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hardly to be able to distinguish to procure food for the ravenous one fish from another : these are denizens of his pond. the men to fish in the vicinity of; One custom which they have and the mill dam and mill tail here, and I told him it would go will generally reward the angler's nigh to destroy the very breed of labour.
fish in his river, is, to have a Not so is it about the mill of grand drag of the stream in the a man who has a taste for fish month of March, called a Spring himself. I met with a strong in- Fishing, for perhaps two miles of stance of this last summer in a water. At this time of course stream that divides Suffolk from the fish have not spawned, and Essex, at a certain part of it the best reason given for fishing where a friend of mine has a mill, is that there are no weeds then hisown freehold-and a beautifuí to annoy them; but it generally place it is. When I first visited happens that this grand drag is him there a few years ago, I could made a sort of pleasure party, to sit in his back-yard, and catch which many neighbours and many more fish before breakfast friends are invited-some to beat than I could eat for my dinner; the stream with poles, some to and between breakfast and an help drag the nets, some to do early dinner have frequently one thing, and some another, but taken from eight to ten dozen of all to eat and drink; and thus roach, perch, &c. upon his own the poor fishes are taken by wholepremises.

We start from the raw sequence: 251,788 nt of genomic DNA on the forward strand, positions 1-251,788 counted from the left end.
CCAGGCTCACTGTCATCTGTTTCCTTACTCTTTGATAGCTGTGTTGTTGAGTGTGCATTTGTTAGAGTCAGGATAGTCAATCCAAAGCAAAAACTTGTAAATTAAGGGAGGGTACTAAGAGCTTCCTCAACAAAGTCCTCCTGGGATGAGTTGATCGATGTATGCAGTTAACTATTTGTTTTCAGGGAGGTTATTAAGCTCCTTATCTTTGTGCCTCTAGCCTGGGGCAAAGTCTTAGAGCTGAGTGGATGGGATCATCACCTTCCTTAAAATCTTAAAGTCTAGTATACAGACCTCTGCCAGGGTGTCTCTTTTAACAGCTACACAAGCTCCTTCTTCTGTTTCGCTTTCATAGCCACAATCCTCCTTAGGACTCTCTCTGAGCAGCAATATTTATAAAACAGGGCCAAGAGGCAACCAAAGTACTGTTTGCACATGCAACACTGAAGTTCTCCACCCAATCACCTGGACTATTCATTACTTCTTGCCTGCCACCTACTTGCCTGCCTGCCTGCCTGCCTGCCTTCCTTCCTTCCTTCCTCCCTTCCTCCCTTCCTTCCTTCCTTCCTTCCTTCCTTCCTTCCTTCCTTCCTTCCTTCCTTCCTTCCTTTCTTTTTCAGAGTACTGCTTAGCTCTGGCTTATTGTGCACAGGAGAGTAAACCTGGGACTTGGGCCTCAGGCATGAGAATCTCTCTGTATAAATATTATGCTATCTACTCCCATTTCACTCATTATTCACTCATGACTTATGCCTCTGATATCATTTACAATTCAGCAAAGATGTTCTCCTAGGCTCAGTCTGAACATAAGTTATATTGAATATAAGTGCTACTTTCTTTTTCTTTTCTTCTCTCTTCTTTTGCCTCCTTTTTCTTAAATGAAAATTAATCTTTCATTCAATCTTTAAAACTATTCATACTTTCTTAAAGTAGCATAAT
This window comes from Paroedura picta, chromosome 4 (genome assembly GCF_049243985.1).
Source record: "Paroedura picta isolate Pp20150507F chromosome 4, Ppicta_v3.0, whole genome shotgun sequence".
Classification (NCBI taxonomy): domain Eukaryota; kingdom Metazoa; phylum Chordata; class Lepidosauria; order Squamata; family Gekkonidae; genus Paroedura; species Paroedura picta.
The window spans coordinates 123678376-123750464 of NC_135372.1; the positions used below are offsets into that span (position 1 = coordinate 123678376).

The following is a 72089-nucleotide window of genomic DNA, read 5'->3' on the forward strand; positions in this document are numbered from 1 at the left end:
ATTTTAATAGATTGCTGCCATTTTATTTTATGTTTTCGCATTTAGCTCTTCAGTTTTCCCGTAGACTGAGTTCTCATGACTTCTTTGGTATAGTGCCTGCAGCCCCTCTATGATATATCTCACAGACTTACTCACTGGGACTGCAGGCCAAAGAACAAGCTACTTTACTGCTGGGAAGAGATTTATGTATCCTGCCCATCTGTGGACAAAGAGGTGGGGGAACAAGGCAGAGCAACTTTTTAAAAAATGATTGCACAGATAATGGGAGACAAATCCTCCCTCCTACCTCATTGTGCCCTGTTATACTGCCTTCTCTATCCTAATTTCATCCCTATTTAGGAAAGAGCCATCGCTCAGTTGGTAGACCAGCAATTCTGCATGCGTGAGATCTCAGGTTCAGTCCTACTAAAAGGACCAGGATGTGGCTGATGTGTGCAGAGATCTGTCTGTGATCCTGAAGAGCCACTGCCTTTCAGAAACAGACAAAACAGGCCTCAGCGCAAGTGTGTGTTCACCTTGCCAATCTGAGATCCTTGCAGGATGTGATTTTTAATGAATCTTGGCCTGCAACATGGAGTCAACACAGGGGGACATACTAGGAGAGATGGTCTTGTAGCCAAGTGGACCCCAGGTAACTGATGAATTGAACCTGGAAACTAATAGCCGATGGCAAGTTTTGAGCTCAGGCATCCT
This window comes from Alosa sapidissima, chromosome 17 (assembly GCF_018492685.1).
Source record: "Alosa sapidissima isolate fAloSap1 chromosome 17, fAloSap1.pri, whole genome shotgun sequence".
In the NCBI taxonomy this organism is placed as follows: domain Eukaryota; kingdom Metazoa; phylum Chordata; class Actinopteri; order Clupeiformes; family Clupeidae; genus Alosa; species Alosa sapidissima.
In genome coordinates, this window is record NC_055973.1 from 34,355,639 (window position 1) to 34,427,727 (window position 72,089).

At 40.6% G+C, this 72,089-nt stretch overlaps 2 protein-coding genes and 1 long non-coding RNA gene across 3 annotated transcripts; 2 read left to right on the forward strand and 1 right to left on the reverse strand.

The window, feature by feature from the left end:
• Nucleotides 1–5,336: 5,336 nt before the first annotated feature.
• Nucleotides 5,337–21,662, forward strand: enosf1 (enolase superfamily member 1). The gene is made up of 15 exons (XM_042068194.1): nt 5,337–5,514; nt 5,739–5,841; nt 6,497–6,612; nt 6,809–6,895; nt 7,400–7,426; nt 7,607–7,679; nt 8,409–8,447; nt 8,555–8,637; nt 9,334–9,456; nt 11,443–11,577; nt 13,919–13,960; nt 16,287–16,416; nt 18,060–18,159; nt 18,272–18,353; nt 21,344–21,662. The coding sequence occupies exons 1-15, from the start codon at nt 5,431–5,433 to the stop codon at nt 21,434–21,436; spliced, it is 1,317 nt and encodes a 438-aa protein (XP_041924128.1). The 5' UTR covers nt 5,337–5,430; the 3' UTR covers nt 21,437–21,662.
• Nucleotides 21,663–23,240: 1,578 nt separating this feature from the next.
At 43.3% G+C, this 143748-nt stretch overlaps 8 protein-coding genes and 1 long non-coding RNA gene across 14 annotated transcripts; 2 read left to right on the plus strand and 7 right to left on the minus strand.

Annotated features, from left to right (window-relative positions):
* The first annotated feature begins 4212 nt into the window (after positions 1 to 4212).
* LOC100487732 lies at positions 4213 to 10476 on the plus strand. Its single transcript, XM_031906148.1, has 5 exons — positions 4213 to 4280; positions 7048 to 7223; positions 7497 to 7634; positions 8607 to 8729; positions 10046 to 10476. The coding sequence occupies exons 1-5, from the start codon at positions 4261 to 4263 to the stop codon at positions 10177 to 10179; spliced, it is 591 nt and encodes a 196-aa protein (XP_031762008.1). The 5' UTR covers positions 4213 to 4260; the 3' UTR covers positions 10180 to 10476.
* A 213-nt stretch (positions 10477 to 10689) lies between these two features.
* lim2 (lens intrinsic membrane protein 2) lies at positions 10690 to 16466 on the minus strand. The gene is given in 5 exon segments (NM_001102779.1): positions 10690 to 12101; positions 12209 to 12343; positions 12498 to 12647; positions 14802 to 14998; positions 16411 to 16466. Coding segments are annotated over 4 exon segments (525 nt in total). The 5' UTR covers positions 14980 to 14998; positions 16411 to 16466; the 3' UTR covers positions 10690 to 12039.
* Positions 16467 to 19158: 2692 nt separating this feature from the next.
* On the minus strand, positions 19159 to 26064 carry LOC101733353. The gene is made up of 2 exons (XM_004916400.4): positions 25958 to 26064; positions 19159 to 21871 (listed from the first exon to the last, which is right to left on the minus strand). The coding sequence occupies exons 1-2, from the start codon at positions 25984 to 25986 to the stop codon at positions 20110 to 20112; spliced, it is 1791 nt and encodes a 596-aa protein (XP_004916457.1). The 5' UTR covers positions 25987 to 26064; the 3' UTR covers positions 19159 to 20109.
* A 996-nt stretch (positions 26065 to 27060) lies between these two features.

sale, very few escaping. My Last summer I was there again friend admitted to me that when for a few days, and though I did he fished the river last spring not come in to dinner when the thousands of fish
were killed horn sounded (for so was I sum- and lost to his pike, by the caremoned) with an empty basket, lessness of his people, owing, I yet my ten dozen would be re- believe, to their attending more duced to about one dozen, or a to the ale than to the water. dozen and a half at most, and Now had the fishing spoken of those very small.
only been delayed a little Upon walking with my friend month," millions of young fry about his place on the evening of would have been left in the river, the second day, I soon found out and helped to preserve the breed. how the river had become so bare It may be fancied by some that of inhabitants. Some four years such a sweeping destruction of back he had a pond for keeping fish will be replaced by supplies pike made in his garden, fed by a from above and below the mill in pipe from the river, and in this question ; but such is not the he keeps a large number of pike fact;for in mill-streams especially, of various sizes, putting in even the fish (except eels) are bred and the smallest pickerel he may take confined principally in the space in his nets; and of the last it ap- between one mill and another; pears he has lots, from the smal- there is no opportunity, as in the lest fue and cast-net to the im- locks of navigable rivers, for their mensely-sweeping drag; and these moving up and down. Over or are used at all times and seasons under the mill wheel they cannot
go; and it is well proved in flood- Sacqui would with ease have times that scarcely a fish (except, danced on, and with a sort of as before excepted, eels) is caught lob-worm for a bait; but the only in the nets and traps always then thing he had to do with fish while set by millers. Eels have a natu- I was there was to assist me in ral disposition to ramble at such landing some of my heaviest; times, while other fish get out and he at length found so much of the strong stream, if possible, sport in that, and in seeing me and remain where they are. I hook them as I did, that he laid have sometimes known a carp or down his willow branch and a tench caught with the eels, but slack-rope to look at me, seeming scarcely ever a roach, dace, chub, to be in perfect wonderment perch, &c.